Sunday, 24 June 2012

Transition Town

Behold this fine fellow. Yes, those are centimetres on the scale, not millimetres.

You may wonder where I encountered this impressively proportioned comrade. The answer: Fujino, a town with a special story to tell, in the mountainous west of Kanagawa. I recently had the opportunity to visit this community, along with a group of UNU colleagues.

Fujino was Japan's first Transition Town: an initiative that first took form in Totnes, England, and has since spread worldwide.

In the community centre, based in this former abandoned schoolhouse, those involved elaborated on the initiative's vision. In the face of humanity's mounting sustainability crisis, in particular the pressure from climate change and the loom of peak oil, the movement recognizes the need to drastically improve societies' resilience and energy consumption patterns, and resolves to work towards a more sustainable, ecologically connected and thus enriching and fulfilling mode of life. It is fundamentally a grassroots movement, based on free and voluntary participation, which derives its strength from improving community interactions and unleashing people's creativity and resourcefulness.

Fujino's journey as a Transition Town started in 2008, and already a number of projects and work groups have materialized, born from purely grassroots initiative, to advance its key sustainability goals. For example:
  • The Energy working group attempts to supply renewable (mostly solar photovoltaic) energy for local events, and holds workshops for assembling solar panels and consultations for people interested in installing them. It has also done work in Tohoku in areas affected by the March 2011 disaster.
    The town is still very reliant on its cars and conventional electricity supplied by (ugh) TEPCO, so the road to sustainable supply and consumption of energy is a long and painful one, and will require as much a removal of barriers in political and commercial will as anything that might be done in communities themselves. All the technology required is available: it is the human factor that will be decisive.
  • The Forestry working group aims to reconstruct the relationship between humans and the forests: by practicing sustainable management, and providing opportunities for people to interact with and live in harmony with them. Japan has problems here: although 68% of its land is forest cover, much of this consists of cedar (sugi, ) plantations, grown after WWII to meet enormous wood demand following the mass destruction of buildings by US bombing. However, importing lumber from (mostly Southeast Asian) countries came to be preferred, due to their far cheaper labour, so these plantations have been left to stand neglected: straining for the sun in stifling density, emaciated and letting no light in for undergrowth – such that the deer and wild boars have nothing to feed on, and turn instead to the fields of farmers to munch on the crops within.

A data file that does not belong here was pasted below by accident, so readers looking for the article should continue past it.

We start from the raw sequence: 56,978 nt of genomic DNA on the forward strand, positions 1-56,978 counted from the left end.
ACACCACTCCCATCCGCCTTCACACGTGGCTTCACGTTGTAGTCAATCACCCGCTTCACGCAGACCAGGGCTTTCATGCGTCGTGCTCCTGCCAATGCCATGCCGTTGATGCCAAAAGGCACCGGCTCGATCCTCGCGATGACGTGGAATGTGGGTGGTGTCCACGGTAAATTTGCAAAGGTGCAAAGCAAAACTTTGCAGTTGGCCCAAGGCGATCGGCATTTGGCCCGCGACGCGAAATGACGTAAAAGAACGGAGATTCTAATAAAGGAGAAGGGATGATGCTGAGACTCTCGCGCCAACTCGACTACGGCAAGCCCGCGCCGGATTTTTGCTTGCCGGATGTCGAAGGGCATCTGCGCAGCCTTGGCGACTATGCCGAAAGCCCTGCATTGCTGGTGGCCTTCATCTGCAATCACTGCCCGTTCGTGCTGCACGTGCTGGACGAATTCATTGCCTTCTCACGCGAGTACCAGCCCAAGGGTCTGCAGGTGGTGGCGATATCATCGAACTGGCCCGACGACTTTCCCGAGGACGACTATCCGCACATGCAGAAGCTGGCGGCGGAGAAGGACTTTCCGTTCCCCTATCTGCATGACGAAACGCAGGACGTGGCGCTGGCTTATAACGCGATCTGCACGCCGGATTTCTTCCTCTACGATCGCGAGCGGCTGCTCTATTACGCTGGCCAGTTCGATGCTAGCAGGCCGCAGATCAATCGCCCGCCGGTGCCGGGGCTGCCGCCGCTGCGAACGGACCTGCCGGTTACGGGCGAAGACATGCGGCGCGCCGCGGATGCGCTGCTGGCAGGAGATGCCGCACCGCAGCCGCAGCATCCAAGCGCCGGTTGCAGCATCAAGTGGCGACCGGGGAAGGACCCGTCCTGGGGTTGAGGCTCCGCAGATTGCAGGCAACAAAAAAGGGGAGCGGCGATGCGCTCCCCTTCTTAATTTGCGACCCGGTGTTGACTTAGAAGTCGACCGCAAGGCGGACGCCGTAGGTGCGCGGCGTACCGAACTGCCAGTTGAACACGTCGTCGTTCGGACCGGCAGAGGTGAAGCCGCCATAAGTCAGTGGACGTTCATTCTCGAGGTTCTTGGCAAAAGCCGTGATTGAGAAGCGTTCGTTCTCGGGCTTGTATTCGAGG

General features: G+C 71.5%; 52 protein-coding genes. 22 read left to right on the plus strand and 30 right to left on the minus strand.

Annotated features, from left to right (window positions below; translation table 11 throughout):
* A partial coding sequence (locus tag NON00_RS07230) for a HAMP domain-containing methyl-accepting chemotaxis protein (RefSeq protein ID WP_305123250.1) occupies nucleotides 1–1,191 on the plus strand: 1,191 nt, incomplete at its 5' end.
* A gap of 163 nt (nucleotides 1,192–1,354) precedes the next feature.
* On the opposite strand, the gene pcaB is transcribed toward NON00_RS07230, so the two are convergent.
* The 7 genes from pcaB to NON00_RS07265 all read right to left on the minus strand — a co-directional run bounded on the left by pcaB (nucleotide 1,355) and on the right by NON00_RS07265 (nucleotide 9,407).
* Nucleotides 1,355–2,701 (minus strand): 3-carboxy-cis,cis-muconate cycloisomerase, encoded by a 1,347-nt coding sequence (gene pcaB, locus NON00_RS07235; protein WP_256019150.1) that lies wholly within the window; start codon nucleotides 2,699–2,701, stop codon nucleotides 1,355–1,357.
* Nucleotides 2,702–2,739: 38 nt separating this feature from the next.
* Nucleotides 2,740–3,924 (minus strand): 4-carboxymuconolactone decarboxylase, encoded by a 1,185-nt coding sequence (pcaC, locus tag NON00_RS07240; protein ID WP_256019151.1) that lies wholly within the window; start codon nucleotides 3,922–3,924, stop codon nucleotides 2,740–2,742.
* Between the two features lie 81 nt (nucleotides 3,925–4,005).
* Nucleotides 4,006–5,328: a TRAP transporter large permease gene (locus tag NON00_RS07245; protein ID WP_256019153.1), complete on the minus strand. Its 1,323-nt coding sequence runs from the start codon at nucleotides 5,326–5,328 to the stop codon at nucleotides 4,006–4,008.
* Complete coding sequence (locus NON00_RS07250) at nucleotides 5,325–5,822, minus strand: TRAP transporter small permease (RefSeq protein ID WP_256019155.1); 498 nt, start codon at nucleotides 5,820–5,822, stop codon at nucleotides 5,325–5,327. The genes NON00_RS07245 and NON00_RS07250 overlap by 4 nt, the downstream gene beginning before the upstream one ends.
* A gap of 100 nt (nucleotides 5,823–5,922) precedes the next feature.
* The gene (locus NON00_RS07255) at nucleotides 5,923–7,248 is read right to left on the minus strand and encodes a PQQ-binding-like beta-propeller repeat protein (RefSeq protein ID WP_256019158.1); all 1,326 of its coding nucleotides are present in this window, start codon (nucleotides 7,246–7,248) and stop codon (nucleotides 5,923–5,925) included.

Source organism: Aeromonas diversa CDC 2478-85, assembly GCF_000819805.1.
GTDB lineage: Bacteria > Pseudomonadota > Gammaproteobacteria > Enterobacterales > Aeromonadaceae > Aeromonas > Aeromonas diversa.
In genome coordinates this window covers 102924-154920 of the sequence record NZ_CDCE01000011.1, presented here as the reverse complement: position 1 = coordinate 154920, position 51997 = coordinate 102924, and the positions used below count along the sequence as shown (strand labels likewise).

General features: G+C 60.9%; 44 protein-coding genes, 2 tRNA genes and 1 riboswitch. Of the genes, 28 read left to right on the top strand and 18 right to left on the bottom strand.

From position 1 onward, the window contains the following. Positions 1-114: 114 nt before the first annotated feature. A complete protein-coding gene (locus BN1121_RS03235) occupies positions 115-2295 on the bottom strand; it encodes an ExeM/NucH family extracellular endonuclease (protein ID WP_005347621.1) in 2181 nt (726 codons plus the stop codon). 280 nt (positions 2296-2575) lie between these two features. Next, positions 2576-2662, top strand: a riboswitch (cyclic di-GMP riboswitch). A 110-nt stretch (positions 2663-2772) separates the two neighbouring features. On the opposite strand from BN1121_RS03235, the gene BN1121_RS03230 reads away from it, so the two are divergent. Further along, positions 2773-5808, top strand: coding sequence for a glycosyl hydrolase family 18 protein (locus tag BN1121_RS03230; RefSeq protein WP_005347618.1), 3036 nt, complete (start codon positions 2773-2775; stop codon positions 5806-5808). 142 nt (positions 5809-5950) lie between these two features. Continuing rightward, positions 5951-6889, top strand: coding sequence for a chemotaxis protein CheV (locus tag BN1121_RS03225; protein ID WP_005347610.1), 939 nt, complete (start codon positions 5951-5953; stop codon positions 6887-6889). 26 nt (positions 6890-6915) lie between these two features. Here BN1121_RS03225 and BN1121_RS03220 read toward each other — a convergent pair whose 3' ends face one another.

To address this, they raised an interesting technique: stripping the bark from these trees in summer, allowing them to lose their moisture by winter and be much lighter for harvesting; and thereafter permitting the land to return to a natural condition. Anyone, even small children, can participate in the bark-stripping – and forestry thus becomes a social activity, in which anyone can feel a sense of authorship and connectedness.

  • The Agriculture working group seeks to address food issues, with a number of projects in renting, growing and harvesting, community capacity development and awareness-raising.
As concerns agriculture, we also visited a permaculture project:

These grounds were generating an impressive diversity of carbon- and nitrogen-neutral crops, to the aim of creating a thriving and self-sustaining ecosystem, with as few external inputs and little waste as possible.